“There were so many things on my mind on that last lap that I couldn’t focus. The team told me to be careful when the white flag came out, and suddenly, I couldn’t drive! When I saw the checkered, it was so great. To know where I will be next year now is the best thing in the world. I didn’t get just prize money today, I got hope.”

With this win, Franzoni will join Kyle Kaiser in winning a title for Juncos Racing this year, giving Ricardo Juncos bragging rights as the first team owner and first team to win two MRTI titles in the same season. Kaiser will only need to start today’s Indy Lights season finale to score enough points to secure that title.

Franzoni entered the day with an eight-point lead over his closest title rival, Martin, and with Martin needing to win and hope Franzoni finished off the podium to realistically be able move ahead to bring the title back within his grasp.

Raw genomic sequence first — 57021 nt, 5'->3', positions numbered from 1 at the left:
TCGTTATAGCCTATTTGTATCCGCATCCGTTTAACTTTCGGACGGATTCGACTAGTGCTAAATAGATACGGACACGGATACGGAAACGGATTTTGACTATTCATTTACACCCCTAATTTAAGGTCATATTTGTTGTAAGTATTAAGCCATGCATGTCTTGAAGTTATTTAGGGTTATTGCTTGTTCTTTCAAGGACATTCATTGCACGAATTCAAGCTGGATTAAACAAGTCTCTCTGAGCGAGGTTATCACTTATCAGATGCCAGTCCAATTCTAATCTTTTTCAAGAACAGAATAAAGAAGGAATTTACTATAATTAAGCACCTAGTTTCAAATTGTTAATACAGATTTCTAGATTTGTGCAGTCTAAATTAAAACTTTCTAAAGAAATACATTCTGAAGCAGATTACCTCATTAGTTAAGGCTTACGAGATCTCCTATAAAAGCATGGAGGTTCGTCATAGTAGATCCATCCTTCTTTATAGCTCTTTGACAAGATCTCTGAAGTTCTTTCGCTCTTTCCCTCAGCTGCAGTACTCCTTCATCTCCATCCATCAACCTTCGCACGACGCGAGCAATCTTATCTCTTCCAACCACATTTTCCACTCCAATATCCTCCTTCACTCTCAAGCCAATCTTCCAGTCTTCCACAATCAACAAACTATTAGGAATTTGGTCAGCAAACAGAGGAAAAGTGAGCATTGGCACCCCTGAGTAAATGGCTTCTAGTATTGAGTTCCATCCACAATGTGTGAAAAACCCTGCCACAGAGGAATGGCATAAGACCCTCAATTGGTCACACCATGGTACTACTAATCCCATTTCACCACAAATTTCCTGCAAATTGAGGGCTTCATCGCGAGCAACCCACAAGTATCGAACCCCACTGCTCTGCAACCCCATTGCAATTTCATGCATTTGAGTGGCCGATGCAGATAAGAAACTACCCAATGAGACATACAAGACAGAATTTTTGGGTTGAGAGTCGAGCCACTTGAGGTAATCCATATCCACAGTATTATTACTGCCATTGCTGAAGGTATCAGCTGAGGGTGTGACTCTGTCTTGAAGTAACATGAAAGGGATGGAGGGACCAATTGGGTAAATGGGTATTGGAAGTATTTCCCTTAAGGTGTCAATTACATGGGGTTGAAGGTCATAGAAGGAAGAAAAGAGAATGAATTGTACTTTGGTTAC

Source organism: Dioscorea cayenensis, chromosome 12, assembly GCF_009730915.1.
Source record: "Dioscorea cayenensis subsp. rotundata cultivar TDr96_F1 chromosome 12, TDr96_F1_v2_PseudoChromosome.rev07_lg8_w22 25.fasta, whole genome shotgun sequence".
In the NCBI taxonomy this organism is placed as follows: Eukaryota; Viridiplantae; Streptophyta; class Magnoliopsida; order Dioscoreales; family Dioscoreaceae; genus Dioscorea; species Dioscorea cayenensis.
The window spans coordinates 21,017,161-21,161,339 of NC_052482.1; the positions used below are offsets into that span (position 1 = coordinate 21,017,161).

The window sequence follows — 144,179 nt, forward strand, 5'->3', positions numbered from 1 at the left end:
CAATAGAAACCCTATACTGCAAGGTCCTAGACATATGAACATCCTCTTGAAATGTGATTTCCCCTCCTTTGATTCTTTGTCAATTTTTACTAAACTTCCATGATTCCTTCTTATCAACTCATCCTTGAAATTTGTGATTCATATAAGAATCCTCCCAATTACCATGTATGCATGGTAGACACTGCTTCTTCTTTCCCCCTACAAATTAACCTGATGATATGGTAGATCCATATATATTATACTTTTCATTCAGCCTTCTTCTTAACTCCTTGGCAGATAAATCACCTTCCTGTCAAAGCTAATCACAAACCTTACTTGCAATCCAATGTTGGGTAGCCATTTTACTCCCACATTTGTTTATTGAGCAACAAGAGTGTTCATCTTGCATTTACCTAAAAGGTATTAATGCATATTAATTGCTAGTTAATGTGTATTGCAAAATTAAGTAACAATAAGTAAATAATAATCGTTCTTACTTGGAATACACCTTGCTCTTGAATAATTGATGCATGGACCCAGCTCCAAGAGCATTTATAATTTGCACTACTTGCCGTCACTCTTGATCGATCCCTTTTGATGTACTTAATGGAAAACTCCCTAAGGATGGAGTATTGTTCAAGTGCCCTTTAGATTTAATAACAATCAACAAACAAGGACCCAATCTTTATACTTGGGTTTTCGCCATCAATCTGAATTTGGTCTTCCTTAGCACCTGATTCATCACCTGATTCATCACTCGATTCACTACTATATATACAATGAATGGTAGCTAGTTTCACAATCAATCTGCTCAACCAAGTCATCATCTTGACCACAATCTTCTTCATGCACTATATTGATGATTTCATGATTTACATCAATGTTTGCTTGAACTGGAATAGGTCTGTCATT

Martin, however, was hamstrung as it was by starting fifth in his No. 8 Cape Motorsports entry after being assessed a two-spot grid penalty for running the checkered flag during qualifying late Saturday afternoon.

While he made it up to third place on the opening lap, Martin’s title hopes evaporated when he spun off at Turn 1 trying to pass Carlos Cunha’s No. 81 Team Pelfrey car for second place. Martin lost several seconds to fall more than 11 back of Franzoni in the lead, and resumed on track just ahead of Nikita Lastochkin’s No. 80 Pelfrey car, repaired after yesterday’s accident with teammate Robert Megennis.